435_Waverlyfront.jpg

Waverly Hills became known outside of the area when the TV series The Scariest Places on Earth profiled the institution in 2001. Since then, it has become a popular destination for paranormal investigators. Even those who don't believe in ghosts enjoy the site for its history, its controversy, or for its popularity. According to the Waverly Hills Historical Society, guided tours and overnight stays are booked up for the rest of this year. If you want to visit, make your plans early!

The TV show Ghost Hunters did a program on Waverly Hills in March of 2006. The SciFi Channel series returned to Kentucky and did a live broadcast on Halloween night.

Original image
Getty Images (Johnson) / iStock (ghosts)
arrow
History
When Lexicographer Samuel Johnson Became a Ghostbuster
Original image
Getty Images (Johnson) / iStock (ghosts)

Dr. Samuel Johnson is today best known for his Dictionary of the English Language (1755), which remained the foremost authority on the English language until the Oxford English Dictionary appeared more than a century later. The dictionary took Johnson nine years to complete, for which he was paid the princely sum of 1500 guineas—equivalent to $300,000 (or £210,000) today. Although it wasn’t quite the commercial success its publishers hoped it would be, it allowed Johnson the freedom to explore his own interests and endeavors: He spent several years editing and annotating his own editions of all of Shakespeare’s plays, and traveled extensively around Britain with his friend (and eventual biographer) James Boswell—and, in 1762, helped to investigate a haunted house.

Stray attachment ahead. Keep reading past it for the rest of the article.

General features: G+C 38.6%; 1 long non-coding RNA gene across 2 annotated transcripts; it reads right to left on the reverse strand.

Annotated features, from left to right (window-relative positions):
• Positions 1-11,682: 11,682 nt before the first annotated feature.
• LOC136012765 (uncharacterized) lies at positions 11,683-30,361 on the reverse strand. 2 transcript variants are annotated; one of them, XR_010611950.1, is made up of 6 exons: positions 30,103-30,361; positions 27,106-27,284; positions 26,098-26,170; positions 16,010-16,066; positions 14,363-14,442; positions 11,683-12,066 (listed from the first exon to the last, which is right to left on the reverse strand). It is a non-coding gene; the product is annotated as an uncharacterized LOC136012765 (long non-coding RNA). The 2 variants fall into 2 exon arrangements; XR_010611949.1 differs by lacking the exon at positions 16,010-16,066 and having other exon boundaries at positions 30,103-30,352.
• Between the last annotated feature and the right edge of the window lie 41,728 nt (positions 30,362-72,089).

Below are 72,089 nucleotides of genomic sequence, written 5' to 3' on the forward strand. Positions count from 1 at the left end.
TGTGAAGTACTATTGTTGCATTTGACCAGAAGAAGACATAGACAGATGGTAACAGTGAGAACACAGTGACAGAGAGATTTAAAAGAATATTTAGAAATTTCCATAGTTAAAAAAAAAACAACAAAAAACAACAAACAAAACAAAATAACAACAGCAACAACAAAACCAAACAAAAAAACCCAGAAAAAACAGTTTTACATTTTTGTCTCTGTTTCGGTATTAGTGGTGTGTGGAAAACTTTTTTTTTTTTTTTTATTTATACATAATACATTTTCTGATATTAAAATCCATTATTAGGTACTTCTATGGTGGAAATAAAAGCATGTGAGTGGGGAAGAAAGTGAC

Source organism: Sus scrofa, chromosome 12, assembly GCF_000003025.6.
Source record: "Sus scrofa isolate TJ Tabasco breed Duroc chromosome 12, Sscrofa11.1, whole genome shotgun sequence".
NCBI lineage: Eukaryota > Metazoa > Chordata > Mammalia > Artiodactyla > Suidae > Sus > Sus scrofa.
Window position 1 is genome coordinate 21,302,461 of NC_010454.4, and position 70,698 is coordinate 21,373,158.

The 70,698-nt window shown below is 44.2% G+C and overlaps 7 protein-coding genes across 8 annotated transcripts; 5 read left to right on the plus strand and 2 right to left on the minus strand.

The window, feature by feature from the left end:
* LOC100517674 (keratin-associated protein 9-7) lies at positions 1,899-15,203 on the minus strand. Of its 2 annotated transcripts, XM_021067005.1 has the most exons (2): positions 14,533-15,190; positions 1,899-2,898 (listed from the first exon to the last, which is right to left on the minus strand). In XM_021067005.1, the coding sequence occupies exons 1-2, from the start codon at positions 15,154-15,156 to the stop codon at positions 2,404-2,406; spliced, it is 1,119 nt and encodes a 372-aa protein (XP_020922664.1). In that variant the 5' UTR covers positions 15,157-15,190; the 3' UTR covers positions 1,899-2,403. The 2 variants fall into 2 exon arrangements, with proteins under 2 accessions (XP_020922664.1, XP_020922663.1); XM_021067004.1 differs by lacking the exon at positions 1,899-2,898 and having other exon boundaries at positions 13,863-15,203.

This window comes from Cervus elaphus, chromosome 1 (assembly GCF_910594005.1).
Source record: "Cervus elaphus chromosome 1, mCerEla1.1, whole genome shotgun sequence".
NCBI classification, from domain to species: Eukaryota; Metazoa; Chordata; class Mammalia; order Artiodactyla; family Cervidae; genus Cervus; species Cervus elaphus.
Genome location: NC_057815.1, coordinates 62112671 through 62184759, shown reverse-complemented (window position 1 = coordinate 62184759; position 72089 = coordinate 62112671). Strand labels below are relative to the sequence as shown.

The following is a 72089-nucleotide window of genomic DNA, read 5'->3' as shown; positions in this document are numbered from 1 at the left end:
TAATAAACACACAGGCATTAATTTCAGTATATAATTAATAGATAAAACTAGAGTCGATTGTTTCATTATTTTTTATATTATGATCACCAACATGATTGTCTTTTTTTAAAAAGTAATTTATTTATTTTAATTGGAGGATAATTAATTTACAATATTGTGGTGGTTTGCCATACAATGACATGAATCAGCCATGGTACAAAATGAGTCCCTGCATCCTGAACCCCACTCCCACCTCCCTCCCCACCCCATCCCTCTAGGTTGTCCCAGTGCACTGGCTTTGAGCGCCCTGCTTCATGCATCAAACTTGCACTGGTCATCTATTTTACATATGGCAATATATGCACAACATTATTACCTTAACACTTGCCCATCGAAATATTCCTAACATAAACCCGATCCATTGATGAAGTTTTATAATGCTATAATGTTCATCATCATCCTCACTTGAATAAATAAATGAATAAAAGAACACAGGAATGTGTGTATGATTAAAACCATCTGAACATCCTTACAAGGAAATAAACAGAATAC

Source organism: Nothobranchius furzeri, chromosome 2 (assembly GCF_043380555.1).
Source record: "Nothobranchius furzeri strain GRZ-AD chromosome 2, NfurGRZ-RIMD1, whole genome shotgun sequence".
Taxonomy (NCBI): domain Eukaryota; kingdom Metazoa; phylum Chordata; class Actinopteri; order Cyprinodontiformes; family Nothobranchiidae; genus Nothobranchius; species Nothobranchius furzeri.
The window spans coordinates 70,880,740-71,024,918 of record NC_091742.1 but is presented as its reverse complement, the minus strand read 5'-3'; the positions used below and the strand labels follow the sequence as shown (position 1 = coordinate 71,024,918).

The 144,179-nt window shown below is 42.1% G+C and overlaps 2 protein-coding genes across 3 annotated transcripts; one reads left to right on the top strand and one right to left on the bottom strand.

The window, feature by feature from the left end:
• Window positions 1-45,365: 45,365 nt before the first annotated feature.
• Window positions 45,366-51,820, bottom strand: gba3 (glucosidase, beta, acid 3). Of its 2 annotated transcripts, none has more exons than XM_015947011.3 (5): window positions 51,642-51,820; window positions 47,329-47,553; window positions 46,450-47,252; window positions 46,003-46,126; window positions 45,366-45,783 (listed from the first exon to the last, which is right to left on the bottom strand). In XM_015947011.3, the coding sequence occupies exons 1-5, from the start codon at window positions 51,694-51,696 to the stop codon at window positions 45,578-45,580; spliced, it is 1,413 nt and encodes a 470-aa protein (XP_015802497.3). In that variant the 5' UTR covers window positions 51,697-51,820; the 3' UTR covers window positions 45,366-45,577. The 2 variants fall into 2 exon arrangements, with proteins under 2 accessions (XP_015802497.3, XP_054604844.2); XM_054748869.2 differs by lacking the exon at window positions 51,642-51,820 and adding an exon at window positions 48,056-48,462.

Johnson—who was born on this day in 1709 and is the subject of today's Google Doodle—had a lifelong interest in the paranormal, once commenting that he thought it was “wonderful” that it was still “undecided whether or not there has ever been an instance of the spirit of any person appearing after death. All argument is against it, but all belief is for it.” According to Boswell, however, he was more of a skeptic than an out-and-out believer, and refused to accept anything without seeing the evidence for himself. So when the news broke of an apparently haunted house just a few streets away from his own home in central London, Johnson jumped at the chance to perhaps see a ghost with his own eyes.

The haunting began in the early 1760s, when a young couple, William and Fanny Kent, began renting a room from a local landlord, Richard (or William—sources disagree, but for clarity, we'll use Richard) Parsons, at 25 Cock Lane in Smithfield, London. Soon after the Kents moved in, Richard’s daughter, Betty, began to hear strange knocking and scratching sounds all around the house, and eventually claimed to have seen a ghost in her bedroom.

Richard soon discovered that William was a widower and that Fanny was in fact his deceased wife's sister; under canon law, the pair couldn't be married, and Richard became convinced that the ghost must be that of William's deceased first wife, Elizabeth, blaming William’s presence in the house for all of the strange occurrences. He promptly evicted the Kents and the noises soon subsided—but when Fanny also died just a few weeks later, they immediately resumed and again seemed to center around Betty. In desperation, a series of séances were held at the Cock Lane house, and finally Fanny’s ghost supposedly confirmed her presence by knocking on the table. When questioned, Fanny claimed that William had killed her by poisoning her food with arsenic—an accusation William understandably denied.